The Impossible follows a family caught up in one of the worst natural disasters of recent times – the 2004 Boxing Day tsunami.
The Impossible opens to a black screen backed by immense and overwhelming sound. The disconcerting effect this creates sets the tone for the lengths director Juan Antonio Bayona (The Orphanage) goes to in an effort to immerse his audience in these tragic events.
“The impact of the tsunami is anxiety inducing”
As a reconstruction of the tsunami, The Impossible is a visual triumph. Extreme long shots show the vast scale of the disaster, while underwater shots take us into the experience of struggling victims, fighting against the current and colliding with debris. The impact of the tsunami is anxiety inducing, in no small part due to Bayona’s attention to detail, and the tsunami sequence makes for very uncomfortable viewing.
Grasping hands and tortured faces are photographed beautifully by Oscar Faura and the immediate aftermath of the tsunami – it’s suddenness and the consequent shock of its survivors – is made weighty and compelling by Naomi Watts’ striking performance as Maria, mother of three.
The tsunami, and the chaos of its aftermath is largely presented from the point of view of Maria, whose lack of knowledge about what is happening to her dramatically heightens the tension. The state of the hospitals, the communication barrier and the sheer destruction is terrifying but Naomi Watts’ stellar performance carries much of The Impossible as it begins to play out in a much more predictable fashion. As the family’s father, Ewan McGregor puts in a fair performance, but claims just a single standout scene as he breaks down during a phone call home.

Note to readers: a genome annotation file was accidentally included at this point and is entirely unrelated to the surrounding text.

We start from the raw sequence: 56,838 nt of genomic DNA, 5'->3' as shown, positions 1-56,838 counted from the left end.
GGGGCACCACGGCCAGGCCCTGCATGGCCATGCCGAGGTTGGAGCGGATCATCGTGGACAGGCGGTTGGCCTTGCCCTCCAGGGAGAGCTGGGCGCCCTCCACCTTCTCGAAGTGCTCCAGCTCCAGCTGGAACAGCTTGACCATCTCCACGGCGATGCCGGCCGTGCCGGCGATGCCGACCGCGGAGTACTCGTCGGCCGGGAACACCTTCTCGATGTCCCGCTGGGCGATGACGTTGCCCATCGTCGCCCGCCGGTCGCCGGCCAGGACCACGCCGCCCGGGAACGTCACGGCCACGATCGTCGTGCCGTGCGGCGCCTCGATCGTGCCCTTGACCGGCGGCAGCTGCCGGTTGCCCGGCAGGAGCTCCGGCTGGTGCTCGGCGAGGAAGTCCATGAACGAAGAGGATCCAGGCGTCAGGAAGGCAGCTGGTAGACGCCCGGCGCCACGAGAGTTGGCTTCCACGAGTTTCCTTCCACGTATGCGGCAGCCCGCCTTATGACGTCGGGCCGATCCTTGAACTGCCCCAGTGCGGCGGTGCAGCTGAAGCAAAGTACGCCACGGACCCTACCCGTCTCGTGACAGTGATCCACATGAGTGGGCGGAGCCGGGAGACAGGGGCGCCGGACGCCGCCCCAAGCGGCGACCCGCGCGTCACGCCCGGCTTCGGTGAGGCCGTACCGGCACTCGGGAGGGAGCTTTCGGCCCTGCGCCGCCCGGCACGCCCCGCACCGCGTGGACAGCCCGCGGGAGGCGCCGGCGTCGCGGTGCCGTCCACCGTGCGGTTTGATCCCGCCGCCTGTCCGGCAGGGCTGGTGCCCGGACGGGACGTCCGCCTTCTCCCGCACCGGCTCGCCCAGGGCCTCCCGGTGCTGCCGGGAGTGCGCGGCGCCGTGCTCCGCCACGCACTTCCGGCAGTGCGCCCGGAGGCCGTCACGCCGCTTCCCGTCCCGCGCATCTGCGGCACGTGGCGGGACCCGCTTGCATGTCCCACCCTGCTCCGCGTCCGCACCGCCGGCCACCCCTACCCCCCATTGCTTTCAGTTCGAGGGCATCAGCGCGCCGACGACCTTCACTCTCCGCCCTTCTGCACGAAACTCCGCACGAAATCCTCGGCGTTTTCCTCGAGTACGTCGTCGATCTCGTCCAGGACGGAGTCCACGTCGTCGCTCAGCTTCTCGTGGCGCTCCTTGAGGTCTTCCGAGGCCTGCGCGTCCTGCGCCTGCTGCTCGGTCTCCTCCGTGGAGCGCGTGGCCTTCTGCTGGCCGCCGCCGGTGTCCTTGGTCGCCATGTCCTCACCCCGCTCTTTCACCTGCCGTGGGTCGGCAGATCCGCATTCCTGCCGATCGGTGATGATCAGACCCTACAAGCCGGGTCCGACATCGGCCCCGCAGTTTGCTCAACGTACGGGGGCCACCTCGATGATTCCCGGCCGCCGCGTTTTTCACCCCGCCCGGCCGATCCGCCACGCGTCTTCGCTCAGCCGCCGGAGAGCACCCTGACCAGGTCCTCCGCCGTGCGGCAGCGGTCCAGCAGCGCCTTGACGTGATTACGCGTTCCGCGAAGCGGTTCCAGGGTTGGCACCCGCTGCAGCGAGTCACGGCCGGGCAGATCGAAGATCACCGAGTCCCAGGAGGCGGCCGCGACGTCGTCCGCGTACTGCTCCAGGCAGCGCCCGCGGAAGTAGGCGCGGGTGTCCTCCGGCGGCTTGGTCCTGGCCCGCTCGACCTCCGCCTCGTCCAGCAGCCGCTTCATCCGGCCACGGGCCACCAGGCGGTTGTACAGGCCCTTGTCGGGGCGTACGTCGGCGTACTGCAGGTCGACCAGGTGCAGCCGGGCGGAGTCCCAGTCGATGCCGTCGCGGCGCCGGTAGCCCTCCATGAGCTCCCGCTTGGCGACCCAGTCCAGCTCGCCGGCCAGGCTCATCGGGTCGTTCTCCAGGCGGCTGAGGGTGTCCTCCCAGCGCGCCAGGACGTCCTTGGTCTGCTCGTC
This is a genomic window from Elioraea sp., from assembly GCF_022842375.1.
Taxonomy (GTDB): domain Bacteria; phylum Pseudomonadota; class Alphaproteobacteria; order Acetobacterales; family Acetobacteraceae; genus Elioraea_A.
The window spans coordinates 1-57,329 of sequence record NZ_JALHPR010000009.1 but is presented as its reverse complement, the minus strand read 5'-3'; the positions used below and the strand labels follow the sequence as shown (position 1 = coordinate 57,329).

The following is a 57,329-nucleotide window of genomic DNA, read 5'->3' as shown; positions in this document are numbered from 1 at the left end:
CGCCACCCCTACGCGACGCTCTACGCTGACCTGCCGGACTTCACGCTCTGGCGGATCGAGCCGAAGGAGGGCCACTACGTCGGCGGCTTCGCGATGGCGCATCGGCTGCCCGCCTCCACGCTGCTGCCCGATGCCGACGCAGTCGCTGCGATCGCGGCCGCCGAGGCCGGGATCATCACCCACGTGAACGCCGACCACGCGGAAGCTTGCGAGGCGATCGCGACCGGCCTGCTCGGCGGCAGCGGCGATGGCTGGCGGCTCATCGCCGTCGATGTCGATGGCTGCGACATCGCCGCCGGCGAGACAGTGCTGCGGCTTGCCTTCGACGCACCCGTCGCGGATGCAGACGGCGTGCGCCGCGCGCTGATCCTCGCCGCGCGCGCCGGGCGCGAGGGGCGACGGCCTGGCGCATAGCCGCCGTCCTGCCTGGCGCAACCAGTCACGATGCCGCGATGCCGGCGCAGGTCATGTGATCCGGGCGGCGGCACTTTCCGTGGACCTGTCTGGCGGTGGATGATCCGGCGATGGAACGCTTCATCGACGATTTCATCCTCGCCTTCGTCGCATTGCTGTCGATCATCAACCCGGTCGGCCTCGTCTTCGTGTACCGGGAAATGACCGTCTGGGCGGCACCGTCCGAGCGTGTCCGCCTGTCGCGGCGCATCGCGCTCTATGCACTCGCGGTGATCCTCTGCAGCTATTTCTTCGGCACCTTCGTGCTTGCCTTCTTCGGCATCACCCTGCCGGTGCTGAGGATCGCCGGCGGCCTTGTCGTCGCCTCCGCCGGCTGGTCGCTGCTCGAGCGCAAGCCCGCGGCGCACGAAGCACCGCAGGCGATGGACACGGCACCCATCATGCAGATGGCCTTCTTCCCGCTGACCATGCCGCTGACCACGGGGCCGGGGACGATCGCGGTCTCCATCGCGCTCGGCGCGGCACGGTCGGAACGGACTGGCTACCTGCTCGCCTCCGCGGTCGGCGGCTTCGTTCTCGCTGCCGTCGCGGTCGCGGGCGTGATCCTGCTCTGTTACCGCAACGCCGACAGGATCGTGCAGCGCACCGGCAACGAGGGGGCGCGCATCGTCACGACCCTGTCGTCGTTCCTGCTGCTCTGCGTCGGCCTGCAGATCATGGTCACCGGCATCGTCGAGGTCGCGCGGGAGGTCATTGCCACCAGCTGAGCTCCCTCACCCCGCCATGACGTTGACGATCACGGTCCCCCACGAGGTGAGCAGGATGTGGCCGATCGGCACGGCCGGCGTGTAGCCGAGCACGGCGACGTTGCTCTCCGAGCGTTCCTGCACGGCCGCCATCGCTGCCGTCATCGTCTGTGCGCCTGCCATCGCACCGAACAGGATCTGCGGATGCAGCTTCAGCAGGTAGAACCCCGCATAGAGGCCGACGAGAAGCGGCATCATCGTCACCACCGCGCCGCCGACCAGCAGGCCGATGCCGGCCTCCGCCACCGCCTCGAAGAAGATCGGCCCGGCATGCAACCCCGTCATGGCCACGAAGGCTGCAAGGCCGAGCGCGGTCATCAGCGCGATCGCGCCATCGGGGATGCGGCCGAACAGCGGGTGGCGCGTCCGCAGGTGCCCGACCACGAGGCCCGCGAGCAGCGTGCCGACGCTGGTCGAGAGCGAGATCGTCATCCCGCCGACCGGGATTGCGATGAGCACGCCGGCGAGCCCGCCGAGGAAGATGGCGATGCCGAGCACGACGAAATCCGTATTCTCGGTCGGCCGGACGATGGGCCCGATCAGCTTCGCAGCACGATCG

The Impossible is visually persuasive and evocative but, just eight years on from the disaster, is it too soon to dramatise these events? The Impossible sits firmly in the disaster movie category, with its rumbling bass and lingering shots as innocent holiday makers realise something is coming. It is these aspects of the film which make it, at times, uneasy viewing. Early on, Bayona plays greatly on the knowledge that we are aware of what awaits the holiday makers – from the family’s unease during their outgoing flight, to shots of the calm, sublime ocean, and the subtler, more interesting touches that see Maria reading Joseph Conrad.
When The Impossible steps over into the aftermath story, it begins to unravel and over-engineered suspense in the closing act make it feel entertaining rather than enlightening. Just as the as The Impossible begins to feel over-long, an indulgent dream sequence revisits the tsunami in an attempt to recreate some of the earlier drama and makes a much too fleeting glance at mental trauma. While this sequence is spectacularly shot, it adds little value and The Impossible begins to feel like a film grasping at straws. More moving is the film’s final moment, a touch that feels truly respectful of the immense loss of life.
Although based on a true story, The Impossible’s outcome doesn’t feel representative of a disaster that cost over 200,000 lives. Given that the real family behind this story are actually Spanish and replaced here by Brits, The Impossible seems like a Westernised interpretation that plays into Hollywood expectations.
The Verdict: Bayona’s tsunami reconstruction is powerful, immersive and difficult to watch. Backed by a strong performance from Naomi Watts, the immediate aftermath of the disaster is convincingly handled but The Impossible begins to unravel as the family take centre stage. Visually, The Impossible is a worthy four star movie but, as a reverent account of the aftermath of the 2004 Boxing Day events, it feels much closer to a two.
VERDICT: ✭ ✭ ✭ ✩ ✩ 3/5
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